This month, we launch a feature called Perspectives. It is an opinion piece that we plan to publish on a monthly basis—in the first issue of each month—and it will explore issues that affect the chemistry enterprise. Subject matter experts will offer a unique perspective—hence the name of the column—on a particular topic, shining a light on aspects of our science that are worth celebrating, as well as parts that need to be adjusted, repaired, or thrown away altogether.
With this, we are seeking to begin a deeper dialogue with our readers and look forward to facilitating and engaging in conversations and useful debate around timely topics. In future issues we’ll have Perspectives on a variety of themes including laboratory safety and the future of chemistry, to name a couple. If you have suggestions for topics or experts that you’d like to see featured, please do let us know at email@example.com.
The first Perspectives (see page 32) is about collaborations in the field of organic chemistry. The authors, Huw M. L. Davies and Daniel Morton of the Center of Selective C–H Functionalization, tell us about how the discipline has experienced a shift from a fiercely competitive environment to a more diverse and collaborative atmosphere in which researchers can share and exchange ideas and work toward common goals. And they tell us how this shift drove the creation of the center, which brings together experts in the field of C–H functionalization from more than 23 research groups in the U.S.
C–H functionalization is a hot topic at the moment; it was also the theme of a presentation that I moderated during C&EN’s second virtual symposium. The event took place on Sept. 16 and gathered a renowned group of scientists from academia, biotech, and pharma who, under the theme “Advances in Drug Discovery & Development,” presented the latest research and technology driving the design, discovery, and development of new drugs.
The talk was given by M. Christina White, a professor of chemistry at the University of Illinois, Urbana-Champaign. She spoke about her team’s groundbreaking work on the discovery and development of small-molecule catalysts that allow the integration of oxygen, nitrogen, and carbon into aliphatic and allylic C–H bonds, exploiting differential sensitivity to the bond’s electronic, steric, and stereoelectronic environment without the need for directing groups. The strategy allows the group to introduce functionality late in the synthesis of complex molecular structures, streamlining synthesis and avoiding lengthy protection-deprotection sequences. Fascinating science.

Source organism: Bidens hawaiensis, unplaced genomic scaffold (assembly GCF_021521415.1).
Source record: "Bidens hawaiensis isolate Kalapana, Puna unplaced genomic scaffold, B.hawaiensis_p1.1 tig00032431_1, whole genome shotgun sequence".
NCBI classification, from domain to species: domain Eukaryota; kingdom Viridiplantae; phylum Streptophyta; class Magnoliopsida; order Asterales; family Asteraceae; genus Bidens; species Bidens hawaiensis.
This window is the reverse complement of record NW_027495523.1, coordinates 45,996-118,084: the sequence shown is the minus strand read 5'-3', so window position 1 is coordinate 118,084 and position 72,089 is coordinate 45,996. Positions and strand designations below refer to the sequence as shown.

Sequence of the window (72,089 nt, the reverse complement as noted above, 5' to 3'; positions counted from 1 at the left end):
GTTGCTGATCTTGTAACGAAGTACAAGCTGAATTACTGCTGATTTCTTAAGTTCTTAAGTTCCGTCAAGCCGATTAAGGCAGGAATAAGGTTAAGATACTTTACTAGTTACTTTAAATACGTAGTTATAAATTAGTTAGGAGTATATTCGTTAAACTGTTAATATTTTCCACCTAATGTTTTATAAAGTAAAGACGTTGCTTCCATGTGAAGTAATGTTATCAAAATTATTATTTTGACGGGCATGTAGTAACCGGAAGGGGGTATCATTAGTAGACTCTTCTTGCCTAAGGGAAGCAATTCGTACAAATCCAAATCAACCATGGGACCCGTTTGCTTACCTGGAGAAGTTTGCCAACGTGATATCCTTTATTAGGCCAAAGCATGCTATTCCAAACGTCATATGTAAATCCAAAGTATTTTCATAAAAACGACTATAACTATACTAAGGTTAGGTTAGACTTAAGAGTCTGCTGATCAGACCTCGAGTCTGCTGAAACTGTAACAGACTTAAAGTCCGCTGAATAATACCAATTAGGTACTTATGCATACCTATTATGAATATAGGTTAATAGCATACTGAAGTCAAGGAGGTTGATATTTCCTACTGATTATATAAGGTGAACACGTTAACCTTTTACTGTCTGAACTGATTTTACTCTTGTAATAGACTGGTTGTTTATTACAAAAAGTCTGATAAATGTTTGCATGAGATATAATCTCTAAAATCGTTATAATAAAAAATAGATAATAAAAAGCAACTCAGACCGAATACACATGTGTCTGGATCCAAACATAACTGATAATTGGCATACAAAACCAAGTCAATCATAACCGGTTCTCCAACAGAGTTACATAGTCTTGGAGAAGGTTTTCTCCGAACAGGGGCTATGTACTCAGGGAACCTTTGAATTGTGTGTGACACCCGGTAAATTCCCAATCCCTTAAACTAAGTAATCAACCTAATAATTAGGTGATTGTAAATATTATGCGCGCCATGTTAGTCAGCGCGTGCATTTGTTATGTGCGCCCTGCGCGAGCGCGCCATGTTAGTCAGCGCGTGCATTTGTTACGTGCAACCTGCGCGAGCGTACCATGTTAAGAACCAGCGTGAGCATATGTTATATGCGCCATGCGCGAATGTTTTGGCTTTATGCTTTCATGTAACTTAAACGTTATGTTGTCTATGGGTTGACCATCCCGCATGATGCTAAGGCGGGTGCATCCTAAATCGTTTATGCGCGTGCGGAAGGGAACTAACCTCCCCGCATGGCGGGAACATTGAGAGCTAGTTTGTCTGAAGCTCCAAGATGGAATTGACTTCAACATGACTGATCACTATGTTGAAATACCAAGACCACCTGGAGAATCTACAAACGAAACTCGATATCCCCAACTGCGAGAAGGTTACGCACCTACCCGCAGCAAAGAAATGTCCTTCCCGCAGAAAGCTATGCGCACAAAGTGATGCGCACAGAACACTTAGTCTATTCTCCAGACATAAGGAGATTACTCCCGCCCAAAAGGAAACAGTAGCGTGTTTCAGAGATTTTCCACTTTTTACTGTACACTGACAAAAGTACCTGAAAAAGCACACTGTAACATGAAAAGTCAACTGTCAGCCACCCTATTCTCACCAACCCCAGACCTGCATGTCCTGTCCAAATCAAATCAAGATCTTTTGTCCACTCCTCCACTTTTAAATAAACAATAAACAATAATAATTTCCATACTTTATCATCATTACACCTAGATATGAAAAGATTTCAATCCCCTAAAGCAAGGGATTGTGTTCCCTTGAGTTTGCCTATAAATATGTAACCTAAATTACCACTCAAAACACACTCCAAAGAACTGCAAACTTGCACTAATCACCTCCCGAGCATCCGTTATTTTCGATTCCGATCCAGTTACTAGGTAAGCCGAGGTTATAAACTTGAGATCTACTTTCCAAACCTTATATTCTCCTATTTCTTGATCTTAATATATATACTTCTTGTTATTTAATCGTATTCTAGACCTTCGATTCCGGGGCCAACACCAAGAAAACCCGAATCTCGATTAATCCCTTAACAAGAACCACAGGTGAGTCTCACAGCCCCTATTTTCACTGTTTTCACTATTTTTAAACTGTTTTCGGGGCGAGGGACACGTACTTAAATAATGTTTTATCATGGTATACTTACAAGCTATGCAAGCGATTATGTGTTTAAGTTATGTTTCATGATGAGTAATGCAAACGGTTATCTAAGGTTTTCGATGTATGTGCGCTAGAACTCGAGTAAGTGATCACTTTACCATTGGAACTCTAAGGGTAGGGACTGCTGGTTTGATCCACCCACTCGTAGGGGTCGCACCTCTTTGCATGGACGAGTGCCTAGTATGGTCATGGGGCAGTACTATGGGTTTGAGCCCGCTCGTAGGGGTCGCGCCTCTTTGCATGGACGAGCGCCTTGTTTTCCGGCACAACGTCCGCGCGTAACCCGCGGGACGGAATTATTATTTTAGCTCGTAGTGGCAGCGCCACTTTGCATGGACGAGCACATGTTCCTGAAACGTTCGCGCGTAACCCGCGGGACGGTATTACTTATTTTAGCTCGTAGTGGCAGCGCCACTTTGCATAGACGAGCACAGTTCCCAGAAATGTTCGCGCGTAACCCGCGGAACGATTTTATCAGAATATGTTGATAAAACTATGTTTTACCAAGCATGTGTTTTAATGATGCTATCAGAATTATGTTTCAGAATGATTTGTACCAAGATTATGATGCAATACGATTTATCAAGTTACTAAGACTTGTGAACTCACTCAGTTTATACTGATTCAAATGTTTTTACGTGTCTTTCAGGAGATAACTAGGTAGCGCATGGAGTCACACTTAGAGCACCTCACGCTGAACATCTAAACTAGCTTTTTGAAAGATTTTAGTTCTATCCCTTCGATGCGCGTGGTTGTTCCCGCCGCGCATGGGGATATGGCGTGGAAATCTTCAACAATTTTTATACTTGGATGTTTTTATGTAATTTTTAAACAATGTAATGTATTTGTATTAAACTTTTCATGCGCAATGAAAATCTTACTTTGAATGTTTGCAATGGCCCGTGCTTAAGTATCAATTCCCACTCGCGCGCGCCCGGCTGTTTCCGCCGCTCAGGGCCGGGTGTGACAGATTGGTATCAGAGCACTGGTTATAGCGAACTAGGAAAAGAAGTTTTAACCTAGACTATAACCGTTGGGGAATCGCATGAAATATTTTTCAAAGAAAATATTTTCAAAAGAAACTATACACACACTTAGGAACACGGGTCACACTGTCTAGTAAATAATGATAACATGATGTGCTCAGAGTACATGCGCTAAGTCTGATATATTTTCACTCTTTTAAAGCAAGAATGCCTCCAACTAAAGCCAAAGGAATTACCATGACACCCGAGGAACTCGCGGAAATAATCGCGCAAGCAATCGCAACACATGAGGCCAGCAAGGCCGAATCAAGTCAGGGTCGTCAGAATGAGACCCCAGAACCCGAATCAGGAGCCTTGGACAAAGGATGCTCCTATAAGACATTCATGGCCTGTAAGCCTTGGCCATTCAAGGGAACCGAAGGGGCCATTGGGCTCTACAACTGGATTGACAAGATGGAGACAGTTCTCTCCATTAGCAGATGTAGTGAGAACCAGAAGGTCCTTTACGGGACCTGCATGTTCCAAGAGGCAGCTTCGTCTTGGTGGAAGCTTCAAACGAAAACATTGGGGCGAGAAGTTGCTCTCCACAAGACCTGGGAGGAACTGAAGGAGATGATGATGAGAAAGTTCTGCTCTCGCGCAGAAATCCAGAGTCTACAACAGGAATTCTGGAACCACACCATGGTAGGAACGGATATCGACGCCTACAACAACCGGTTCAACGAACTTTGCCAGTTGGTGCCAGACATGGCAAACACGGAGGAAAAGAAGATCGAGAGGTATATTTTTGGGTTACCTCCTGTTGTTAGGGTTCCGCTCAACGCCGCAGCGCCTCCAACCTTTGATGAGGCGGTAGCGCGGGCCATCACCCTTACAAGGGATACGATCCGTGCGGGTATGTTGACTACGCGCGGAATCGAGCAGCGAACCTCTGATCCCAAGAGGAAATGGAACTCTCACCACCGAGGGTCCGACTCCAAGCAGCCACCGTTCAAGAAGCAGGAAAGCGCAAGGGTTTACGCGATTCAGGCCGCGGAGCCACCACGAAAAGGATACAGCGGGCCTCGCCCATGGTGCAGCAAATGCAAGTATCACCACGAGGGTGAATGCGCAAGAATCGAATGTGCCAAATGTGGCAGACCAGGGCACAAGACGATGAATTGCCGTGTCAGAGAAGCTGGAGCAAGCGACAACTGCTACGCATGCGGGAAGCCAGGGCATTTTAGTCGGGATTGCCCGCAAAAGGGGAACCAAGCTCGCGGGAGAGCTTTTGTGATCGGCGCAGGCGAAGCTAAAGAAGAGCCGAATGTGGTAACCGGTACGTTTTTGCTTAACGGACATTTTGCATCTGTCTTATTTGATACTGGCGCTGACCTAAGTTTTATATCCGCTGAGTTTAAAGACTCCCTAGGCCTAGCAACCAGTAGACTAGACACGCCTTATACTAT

Other presenters at the virtual event included keynote speaker Robert Plenge, a vice president of Merck & Co.; Christopher P. Austin of the National Center for Advancing Translational Sciences; Sean Ekins, chief executive officer of Collaborations Pharmaceuticals; and Vic Myer, chief technology officer of Editas Medicine.
Another keynote speaker was Derek Lowe, of In the Pipeline blog fame and a research fellow at Vertex. His session had a slightly different format, steering away from a traditional presentation and favoring a live Q&A with the audience. Lowe received questions on topics as varied as computational chemistry, epigenetics, and compound libraries.
His perspective on computational chemistry was reflective of a shift in perception of this area. He agreed that, despite mixed success in his personal experience, computational chemistry is improving with the development of new tools and technology. And he conceded that the field is perhaps now developing more quickly than other more established areas of our science.
He also provided good advice for those starting in science. When asked what skill set students should develop to enter the drug discovery world or what path they should take to be the most successful, his answer was, “Be ready to change your skill sets.” In such a competitive environment, “you need to bring something that is not easy to outsource” and an ability to do something new, so keeping up with new technologies and the latest literature is vital.
All were excellent talks, packed with results and expertly delivered. They are now available for on-demand viewing at http://goo.gl/SQnx88.
Views expressed on this page are those of the author and not necessarily those of ACS.